Honors College Thesis

 

The Women's March 2017: Predicting Participation in an Unprecedented Protest Public Deposited

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  • On January 21, 2017, the United States bore witness to the largest single-day demonstration in history—the Women’s March. This mixed methods study uses a combination of quantitative and qualitative data in an attempt to predict participation in this infamous protest. I divulge the ways in which the 2017 Women’s March was similar to other protest demonstrations as well as the ways in which the March defies previously determined standards of protest participation. In understanding the ways in which the Women’s March is an outlier among its peers, I also uncover a phenomenon they’ve coined The Women’s March Effect. This effect, as I define it, claims that the Women’s March served as gateway protest for marchers to continue to protest in subsequent protest demonstrations and marches. Key Words: Women’s March, protest, participation, Trump, women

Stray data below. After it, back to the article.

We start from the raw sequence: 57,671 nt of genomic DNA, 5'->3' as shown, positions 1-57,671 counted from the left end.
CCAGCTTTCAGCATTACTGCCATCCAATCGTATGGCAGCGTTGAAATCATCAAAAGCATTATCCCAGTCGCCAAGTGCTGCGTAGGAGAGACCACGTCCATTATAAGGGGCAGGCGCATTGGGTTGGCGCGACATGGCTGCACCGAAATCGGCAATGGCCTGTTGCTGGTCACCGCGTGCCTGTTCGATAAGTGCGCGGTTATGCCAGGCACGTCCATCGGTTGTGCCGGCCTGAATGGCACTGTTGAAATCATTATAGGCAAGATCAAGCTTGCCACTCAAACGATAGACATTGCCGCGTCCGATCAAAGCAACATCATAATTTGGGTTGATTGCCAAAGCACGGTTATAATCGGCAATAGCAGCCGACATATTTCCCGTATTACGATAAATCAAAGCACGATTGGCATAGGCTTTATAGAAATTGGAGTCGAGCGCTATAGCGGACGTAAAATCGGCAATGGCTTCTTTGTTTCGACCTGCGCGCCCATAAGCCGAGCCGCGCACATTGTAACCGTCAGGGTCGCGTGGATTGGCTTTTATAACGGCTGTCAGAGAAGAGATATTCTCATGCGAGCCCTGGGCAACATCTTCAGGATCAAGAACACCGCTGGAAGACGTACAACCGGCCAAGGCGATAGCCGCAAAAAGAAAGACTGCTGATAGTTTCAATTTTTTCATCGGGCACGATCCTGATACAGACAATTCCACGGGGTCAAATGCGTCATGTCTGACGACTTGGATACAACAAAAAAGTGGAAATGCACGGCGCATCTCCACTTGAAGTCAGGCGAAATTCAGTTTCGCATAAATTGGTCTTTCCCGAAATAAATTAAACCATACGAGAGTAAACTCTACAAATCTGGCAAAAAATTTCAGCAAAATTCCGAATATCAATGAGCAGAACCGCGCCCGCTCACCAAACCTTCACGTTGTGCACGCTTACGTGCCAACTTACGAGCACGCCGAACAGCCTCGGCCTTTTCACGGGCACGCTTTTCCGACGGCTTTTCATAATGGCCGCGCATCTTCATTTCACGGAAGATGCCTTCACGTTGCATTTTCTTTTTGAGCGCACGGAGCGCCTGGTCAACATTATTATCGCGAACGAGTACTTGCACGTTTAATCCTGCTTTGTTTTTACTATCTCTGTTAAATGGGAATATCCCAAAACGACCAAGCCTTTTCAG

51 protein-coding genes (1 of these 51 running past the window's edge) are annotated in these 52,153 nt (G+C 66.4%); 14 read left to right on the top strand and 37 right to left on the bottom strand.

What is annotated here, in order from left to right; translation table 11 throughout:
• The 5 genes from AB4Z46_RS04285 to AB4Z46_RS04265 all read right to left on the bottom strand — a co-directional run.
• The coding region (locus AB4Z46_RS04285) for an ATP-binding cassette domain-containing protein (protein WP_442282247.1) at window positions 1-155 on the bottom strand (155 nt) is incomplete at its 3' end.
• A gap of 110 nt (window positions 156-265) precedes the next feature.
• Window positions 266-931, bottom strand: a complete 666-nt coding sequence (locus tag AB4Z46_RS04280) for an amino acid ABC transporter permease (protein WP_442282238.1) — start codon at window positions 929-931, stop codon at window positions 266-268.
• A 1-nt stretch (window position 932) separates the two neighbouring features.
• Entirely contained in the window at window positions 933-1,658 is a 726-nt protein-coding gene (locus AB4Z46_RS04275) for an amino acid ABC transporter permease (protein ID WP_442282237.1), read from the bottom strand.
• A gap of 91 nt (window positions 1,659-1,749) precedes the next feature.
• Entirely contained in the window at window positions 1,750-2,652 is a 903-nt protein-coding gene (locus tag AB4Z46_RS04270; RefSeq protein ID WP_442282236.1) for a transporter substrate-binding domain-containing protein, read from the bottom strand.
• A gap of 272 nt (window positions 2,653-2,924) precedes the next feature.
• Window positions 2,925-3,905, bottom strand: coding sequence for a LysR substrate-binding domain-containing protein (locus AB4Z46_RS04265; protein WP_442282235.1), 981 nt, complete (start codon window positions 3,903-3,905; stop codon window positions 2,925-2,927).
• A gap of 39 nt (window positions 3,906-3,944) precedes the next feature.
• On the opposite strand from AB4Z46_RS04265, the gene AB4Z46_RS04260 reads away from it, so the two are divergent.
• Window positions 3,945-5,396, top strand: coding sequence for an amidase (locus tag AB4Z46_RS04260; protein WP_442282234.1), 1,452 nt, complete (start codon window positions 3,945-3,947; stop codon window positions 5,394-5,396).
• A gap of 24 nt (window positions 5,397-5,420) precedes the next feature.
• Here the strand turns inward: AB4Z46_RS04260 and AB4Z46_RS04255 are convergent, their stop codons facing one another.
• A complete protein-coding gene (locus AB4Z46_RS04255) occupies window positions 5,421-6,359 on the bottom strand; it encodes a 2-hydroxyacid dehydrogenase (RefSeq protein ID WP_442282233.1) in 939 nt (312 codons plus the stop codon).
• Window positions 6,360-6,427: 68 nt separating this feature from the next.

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  • Ongoing Research
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  • 2018-06-07 to 2019-07-08

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